Potential Landing Site Near Mawrth Vallis
Potential Landing Site Near Mawrth Vallis
PSP_006610_2035  Science Theme: Future Exploration/Landing Sites
Mawrth Vallis contains clay minerals that formed by chemical alteration of rocks by water. It is one of the short list of potential sites that the Mars Science Laboratory rover will land at, and the HiRISE team is working to find a safe place to land in this area.

This observation shows a wide variety of scientifically interesting terrains as well as some potential hazards for landing. The central part of the image is dominated by light-toned materials with curving fractures of many different sizes. These fractures do not have a preferred orientation, indicating that they did not form in response to some regional stress pattern.

Instead, they formed by some more uniform process, possibly the drying of a thick mud deposit or the gradual rebound of the area as the overlying material was eroded away. The scattered mounds and sand dunes may or may not prove to be a danger, but it is reassuring to see that many of the impact craters have been smoothed out with a filling of wind-blown sand.

Written by: Laszlo P. Keszthelyi  (30 January 2008)

This is a stereo pair with PSP_008179_2035.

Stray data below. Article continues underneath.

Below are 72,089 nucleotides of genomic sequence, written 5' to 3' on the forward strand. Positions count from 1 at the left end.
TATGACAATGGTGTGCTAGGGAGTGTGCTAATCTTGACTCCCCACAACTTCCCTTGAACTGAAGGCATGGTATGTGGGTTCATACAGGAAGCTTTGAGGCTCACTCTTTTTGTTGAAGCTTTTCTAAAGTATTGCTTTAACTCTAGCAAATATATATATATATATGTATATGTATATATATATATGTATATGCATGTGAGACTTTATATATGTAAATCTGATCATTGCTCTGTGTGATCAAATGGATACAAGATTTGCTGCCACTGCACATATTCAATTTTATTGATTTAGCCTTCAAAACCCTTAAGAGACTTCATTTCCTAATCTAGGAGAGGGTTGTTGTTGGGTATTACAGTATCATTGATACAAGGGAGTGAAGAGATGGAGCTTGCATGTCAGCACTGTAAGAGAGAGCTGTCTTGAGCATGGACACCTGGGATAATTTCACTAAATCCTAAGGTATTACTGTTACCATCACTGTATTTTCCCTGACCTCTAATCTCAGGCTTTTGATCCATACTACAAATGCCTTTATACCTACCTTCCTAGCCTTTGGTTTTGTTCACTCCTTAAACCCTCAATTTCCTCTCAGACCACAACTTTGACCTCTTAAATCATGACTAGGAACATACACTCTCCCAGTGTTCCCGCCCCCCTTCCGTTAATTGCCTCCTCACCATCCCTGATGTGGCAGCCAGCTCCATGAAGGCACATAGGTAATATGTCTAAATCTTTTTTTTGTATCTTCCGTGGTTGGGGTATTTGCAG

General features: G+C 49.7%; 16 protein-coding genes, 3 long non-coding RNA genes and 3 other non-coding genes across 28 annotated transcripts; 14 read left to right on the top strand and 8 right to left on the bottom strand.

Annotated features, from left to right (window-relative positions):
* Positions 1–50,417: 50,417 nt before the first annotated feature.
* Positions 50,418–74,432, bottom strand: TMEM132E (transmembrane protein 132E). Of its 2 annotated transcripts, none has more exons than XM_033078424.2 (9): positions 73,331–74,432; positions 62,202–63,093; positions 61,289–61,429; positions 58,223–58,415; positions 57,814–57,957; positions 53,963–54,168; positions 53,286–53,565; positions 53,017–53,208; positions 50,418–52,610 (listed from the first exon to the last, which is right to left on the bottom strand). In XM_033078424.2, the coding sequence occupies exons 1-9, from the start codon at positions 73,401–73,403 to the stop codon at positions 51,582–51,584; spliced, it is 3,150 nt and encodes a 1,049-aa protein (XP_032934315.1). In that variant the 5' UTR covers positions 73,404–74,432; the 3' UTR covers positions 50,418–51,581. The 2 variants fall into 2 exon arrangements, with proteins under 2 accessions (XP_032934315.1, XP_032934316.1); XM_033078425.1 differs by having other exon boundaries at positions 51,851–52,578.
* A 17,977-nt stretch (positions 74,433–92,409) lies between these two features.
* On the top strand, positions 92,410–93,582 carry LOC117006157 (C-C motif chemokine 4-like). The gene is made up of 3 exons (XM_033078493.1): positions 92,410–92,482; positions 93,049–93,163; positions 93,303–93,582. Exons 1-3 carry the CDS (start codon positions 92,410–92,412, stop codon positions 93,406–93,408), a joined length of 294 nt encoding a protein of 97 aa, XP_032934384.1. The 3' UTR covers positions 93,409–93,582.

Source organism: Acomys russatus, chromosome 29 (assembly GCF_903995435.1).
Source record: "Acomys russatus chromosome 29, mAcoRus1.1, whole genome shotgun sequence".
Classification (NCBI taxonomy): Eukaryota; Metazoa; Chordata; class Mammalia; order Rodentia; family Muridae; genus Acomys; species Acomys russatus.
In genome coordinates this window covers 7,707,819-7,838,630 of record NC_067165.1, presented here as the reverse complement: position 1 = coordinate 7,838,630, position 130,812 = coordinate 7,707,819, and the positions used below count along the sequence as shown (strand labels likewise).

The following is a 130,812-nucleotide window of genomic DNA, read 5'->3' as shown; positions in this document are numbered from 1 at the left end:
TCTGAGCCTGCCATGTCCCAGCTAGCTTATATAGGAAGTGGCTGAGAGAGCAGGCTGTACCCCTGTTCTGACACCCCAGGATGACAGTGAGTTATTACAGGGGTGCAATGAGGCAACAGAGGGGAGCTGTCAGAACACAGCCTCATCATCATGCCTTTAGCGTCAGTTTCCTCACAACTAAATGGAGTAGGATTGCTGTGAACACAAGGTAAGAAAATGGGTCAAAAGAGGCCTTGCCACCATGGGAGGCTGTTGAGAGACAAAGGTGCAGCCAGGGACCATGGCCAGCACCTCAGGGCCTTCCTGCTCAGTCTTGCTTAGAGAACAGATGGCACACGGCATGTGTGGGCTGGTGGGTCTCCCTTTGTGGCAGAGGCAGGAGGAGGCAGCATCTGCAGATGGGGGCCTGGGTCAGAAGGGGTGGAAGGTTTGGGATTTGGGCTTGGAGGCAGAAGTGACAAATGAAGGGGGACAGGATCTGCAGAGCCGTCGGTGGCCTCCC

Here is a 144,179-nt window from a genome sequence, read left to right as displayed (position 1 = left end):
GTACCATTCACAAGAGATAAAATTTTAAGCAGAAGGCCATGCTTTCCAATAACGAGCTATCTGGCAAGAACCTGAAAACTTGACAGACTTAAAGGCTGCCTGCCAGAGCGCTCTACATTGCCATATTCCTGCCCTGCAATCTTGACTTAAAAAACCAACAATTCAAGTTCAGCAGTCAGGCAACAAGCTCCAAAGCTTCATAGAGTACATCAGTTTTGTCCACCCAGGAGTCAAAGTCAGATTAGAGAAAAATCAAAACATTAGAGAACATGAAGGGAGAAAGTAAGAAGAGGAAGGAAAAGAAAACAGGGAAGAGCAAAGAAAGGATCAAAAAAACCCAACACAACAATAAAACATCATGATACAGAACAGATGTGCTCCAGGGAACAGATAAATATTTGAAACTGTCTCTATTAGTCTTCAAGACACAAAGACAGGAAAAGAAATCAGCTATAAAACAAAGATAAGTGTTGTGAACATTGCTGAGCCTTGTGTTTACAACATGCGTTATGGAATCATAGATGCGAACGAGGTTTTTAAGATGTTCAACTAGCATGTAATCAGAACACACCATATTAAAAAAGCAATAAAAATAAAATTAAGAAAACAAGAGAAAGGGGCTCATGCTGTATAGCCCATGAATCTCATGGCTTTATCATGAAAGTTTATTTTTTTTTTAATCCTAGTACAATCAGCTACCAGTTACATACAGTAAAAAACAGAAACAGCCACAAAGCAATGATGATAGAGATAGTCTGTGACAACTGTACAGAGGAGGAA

Acquisition date
24 December 2007

Local Mars time

Latitude (centered)

Longitude (East)

Spacecraft altitude
285.0 km (177.1 miles)

Original image scale range
28.5 cm/pixel (with 1 x 1 binning) so objects ~86 cm across are resolved

Map projected scale
25 cm/pixel and North is up

Map projection

Emission angle

Phase angle

Solar incidence angle
40°, with the Sun about 50° above the horizon

Solar longitude
7.3°, Northern Spring

For non-map projected images
North azimuth:  97°
Sub-solar azimuth:  340.3°
Black and white
map projected  non-map

IRB color
map projected  non-map

Merged IRB
map projected

Merged RGB
map projected

RGB color
non-map projected

Black and white
map-projected   (1464MB)

IRB color
map-projected   (668MB)

Black and white
map-projected  (807MB)
non-map           (713MB)

IRB color
map projected  (237MB)
non-map           (562MB)

Merged IRB
map projected  (377MB)

Merged RGB
map-projected  (388MB)

RGB color
non map           (560MB)
Map-projected, reduced-resolution
Full resolution JP2 download
Anaglyph details page

B&W label
Color label
Merged IRB label
Merged RGB label
EDR products

IRB: infrared-red-blue
RGB: red-green-blue
About color products (PDF)

Black & white is 5 km across; enhanced color about 1 km
For scale, use JPEG/JP2 black & white map-projected images

All of the images produced by HiRISE and accessible on this site are within the public domain: there are no restrictions on their usage by anyone in the public, including news or science organizations. We do ask for a credit line where possible:

NASA’s Jet Propulsion Laboratory, a division of the California Institute of Technology in Pasadena, Calif., manages the Mars Reconnaissance Orbiter for NASA’s Science Mission Directorate, Washington. The HiRISE camera was built by Ball Aerospace and Technology Corporation and is operated by the University of Arizona.